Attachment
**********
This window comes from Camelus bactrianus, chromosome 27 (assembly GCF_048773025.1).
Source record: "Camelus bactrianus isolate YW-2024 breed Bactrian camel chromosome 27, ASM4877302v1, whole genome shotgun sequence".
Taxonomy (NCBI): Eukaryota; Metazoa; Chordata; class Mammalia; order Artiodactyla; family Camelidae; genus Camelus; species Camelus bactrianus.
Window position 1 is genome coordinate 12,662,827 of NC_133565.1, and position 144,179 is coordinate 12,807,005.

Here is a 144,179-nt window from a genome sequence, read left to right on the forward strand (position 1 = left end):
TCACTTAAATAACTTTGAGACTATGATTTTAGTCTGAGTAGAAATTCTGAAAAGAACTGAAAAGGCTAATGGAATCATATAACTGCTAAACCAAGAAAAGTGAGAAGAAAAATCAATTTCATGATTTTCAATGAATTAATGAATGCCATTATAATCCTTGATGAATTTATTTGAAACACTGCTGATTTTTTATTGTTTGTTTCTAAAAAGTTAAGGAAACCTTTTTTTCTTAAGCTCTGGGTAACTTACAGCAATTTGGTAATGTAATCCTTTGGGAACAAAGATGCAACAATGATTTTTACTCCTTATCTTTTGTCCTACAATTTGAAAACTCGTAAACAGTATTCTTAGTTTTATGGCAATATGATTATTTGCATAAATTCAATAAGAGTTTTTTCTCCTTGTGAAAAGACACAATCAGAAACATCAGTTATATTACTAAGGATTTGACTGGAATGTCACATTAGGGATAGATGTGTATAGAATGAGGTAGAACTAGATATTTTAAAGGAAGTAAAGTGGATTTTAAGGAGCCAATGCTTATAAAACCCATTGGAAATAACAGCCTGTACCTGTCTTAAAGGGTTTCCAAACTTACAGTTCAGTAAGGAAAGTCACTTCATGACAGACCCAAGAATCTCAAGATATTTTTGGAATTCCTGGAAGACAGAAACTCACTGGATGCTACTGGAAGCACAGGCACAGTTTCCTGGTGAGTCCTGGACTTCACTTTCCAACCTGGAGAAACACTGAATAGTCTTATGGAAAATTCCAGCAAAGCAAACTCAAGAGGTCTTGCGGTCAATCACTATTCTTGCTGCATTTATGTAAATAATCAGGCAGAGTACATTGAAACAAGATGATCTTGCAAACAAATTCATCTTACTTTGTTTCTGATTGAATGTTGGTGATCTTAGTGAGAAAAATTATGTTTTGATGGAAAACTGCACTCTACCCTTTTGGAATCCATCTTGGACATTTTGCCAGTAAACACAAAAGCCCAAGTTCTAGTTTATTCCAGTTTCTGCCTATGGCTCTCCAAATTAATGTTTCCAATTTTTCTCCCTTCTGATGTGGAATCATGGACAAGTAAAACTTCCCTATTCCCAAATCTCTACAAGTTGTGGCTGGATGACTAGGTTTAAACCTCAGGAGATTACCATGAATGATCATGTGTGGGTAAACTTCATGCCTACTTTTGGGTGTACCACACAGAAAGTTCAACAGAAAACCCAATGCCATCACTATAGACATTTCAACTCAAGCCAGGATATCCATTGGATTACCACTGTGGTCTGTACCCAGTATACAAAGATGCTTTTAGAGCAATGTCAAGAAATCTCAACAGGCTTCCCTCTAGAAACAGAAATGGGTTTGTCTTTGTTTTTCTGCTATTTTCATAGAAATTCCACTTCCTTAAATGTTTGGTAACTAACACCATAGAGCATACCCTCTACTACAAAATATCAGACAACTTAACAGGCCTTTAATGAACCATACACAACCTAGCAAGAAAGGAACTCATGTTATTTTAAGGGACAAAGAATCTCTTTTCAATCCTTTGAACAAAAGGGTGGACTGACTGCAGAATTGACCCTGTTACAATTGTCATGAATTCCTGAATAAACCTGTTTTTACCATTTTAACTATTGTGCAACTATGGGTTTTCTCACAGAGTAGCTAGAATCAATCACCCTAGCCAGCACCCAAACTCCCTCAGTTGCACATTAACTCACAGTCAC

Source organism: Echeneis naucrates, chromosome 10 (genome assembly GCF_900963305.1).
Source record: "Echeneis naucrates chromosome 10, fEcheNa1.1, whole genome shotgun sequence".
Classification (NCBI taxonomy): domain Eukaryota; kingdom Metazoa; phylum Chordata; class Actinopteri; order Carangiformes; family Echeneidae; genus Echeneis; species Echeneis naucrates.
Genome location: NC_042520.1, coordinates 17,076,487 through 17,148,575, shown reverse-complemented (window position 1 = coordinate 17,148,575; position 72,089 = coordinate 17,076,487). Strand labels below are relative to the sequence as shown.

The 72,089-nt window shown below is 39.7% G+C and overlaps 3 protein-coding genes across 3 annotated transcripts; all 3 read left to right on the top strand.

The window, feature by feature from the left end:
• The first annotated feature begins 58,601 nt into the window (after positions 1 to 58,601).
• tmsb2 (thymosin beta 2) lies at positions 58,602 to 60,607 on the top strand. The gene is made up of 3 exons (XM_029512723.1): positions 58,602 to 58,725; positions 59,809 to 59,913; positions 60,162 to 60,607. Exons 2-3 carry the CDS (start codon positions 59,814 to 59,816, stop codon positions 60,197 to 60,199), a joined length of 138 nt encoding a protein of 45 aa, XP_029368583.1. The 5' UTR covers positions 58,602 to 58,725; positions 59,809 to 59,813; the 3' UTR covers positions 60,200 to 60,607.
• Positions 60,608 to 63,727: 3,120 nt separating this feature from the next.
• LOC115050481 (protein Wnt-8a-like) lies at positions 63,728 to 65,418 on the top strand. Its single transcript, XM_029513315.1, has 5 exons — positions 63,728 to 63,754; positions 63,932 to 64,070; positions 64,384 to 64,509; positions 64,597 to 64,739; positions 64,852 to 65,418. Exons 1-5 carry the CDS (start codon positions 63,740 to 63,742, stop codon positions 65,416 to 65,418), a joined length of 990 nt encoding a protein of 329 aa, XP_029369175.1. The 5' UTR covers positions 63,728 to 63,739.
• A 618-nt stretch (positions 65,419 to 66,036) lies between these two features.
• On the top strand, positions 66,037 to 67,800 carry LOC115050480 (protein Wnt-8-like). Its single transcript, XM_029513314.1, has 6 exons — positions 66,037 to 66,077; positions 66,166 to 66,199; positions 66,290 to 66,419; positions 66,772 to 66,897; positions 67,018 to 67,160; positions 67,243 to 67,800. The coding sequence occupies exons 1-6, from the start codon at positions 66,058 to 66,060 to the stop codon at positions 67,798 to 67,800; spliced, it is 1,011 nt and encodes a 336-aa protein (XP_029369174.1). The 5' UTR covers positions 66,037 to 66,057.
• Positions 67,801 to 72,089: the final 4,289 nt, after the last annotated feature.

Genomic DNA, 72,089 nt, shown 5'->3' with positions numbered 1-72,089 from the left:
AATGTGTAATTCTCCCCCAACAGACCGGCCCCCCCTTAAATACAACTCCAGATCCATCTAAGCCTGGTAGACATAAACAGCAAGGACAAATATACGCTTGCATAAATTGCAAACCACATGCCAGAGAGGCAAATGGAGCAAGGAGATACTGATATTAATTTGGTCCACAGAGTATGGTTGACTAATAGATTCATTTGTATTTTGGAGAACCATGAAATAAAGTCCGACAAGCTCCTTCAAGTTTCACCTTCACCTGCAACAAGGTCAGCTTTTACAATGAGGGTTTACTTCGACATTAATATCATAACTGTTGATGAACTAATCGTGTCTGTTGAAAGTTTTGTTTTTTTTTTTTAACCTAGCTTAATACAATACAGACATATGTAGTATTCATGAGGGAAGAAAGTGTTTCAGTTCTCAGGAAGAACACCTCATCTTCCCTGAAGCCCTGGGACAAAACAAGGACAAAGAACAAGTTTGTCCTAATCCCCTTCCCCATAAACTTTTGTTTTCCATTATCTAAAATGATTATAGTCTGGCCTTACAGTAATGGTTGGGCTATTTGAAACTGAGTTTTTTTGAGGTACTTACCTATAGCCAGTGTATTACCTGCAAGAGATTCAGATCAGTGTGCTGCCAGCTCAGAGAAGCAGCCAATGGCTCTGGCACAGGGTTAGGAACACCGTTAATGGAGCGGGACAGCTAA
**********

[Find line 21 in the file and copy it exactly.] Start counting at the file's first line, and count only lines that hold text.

AATGTGTAATTCTCCCCCAACAGACCGGCCCCCCCTTAAATACAACTCCAGATCCATCTAAGCCTGGTAGACATAAACAGCAAGGACAAATATACGCTTGCATAAATTGCAAACCACATGCCAGAGAGGCAAATGGAGCAAGGAGATACTGATATTAATTTGGTCCACAGAGTATGGTTGACTAATAGATTCATTTGTATTTTGGAGAACCATGAAATAAAGTCCGACAAGCTCCTTCAAGTTTCACCTTCACCTGCAACAAGGTCAGCTTTTACAATGAGGGTTTACTTCGACATTAATATCATAACTGTTGATGAACTAATCGTGTCTGTTGAAAGTTTTGTTTTTTTTTTTTAACCTAGCTTAATACAATACAGACATATGTAGTATTCATGAGGGAAGAAAGTGTTTCAGTTCTCAGGAAGAACACCTCATCTTCCCTGAAGCCCTGGGACAAAACAAGGACAAAGAACAAGTTTGTCCTAATCCCCTTCCCCATAAACTTTTGTTTTCCATTATCTAAAATGATTATAGTCTGGCCTTACAGTAATGGTTGGGCTATTTGAAACTGAGTTTTTTTGAGGTACTTACCTATAGCCAGTGTATTACCTGCAAGAGATTCAGATCAGTGTGCTGCCAGCTCAGAGAAGCAGCCAATGGCTCTGGCACAGGGTTAGGAACACCGTTAATGGAGCGGGACAGCTAA